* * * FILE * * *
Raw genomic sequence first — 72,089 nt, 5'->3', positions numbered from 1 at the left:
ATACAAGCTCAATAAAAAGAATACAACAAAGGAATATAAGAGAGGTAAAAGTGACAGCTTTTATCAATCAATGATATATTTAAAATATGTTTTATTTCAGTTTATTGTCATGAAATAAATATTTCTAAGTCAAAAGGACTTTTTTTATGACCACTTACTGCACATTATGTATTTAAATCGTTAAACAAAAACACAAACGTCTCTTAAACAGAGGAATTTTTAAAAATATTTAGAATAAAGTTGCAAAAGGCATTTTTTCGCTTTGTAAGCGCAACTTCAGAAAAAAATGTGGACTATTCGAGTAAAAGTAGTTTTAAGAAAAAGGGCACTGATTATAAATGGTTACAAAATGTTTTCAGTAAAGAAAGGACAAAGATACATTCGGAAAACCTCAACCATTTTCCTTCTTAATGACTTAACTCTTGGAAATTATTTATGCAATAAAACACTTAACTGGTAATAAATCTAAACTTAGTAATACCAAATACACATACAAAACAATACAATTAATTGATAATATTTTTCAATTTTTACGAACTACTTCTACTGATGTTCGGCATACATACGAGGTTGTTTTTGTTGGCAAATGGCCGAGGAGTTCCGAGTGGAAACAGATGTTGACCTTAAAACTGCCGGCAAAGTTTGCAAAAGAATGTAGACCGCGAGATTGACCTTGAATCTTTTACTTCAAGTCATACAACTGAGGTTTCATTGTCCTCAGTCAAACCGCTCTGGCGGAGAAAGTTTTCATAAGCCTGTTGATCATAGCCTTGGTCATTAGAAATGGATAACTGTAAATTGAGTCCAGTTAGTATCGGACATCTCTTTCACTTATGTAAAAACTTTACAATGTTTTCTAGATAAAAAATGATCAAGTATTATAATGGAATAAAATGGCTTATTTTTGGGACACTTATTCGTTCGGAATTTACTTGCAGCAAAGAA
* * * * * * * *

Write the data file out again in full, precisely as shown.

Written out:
Raw genomic sequence first — 72,089 nt, 5'->3', positions numbered from 1 at the left:
ATACAAGCTCAATAAAAAGAATACAACAAAGGAATATAAGAGAGGTAAAAGTGACAGCTTTTATCAATCAATGATATATTTAAAATATGTTTTATTTCAGTTTATTGTCATGAAATAAATATTTCTAAGTCAAAAGGACTTTTTTTATGACCACTTACTGCACATTATGTATTTAAATCGTTAAACAAAAACACAAACGTCTCTTAAACAGAGGAATTTTTAAAAATATTTAGAATAAAGTTGCAAAAGGCATTTTTTCGCTTTGTAAGCGCAACTTCAGAAAAAAATGTGGACTATTCGAGTAAAAGTAGTTTTAAGAAAAAGGGCACTGATTATAAATGGTTACAAAATGTTTTCAGTAAAGAAAGGACAAAGATACATTCGGAAAACCTCAACCATTTTCCTTCTTAATGACTTAACTCTTGGAAATTATTTATGCAATAAAACACTTAACTGGTAATAAATCTAAACTTAGTAATACCAAATACACATACAAAACAATACAATTAATTGATAATATTTTTCAATTTTTACGAACTACTTCTACTGATGTTCGGCATACATACGAGGTTGTTTTTGTTGGCAAATGGCCGAGGAGTTCCGAGTGGAAACAGATGTTGACCTTAAAACTGCCGGCAAAGTTTGCAAAAGAATGTAGACCGCGAGATTGACCTTGAATCTTTTACTTCAAGTCATACAACTGAGGTTTCATTGTCCTCAGTCAAACCGCTCTGGCGGAGAAAGTTTTCATAAGCCTGTTGATCATAGCCTTGGTCATTAGAAATGGATAACTGTAAATTGAGTCCAGTTAGTATCGGACATCTCTTTCACTTATGTAAAAACTTTACAATGTTTTCTAGATAAAAAATGATCAAGTATTATAATGGAATAAAATGGCTTATTTTTGGGACACTTATTCGTTCGGAATTTACTTGCAGCAAAGAA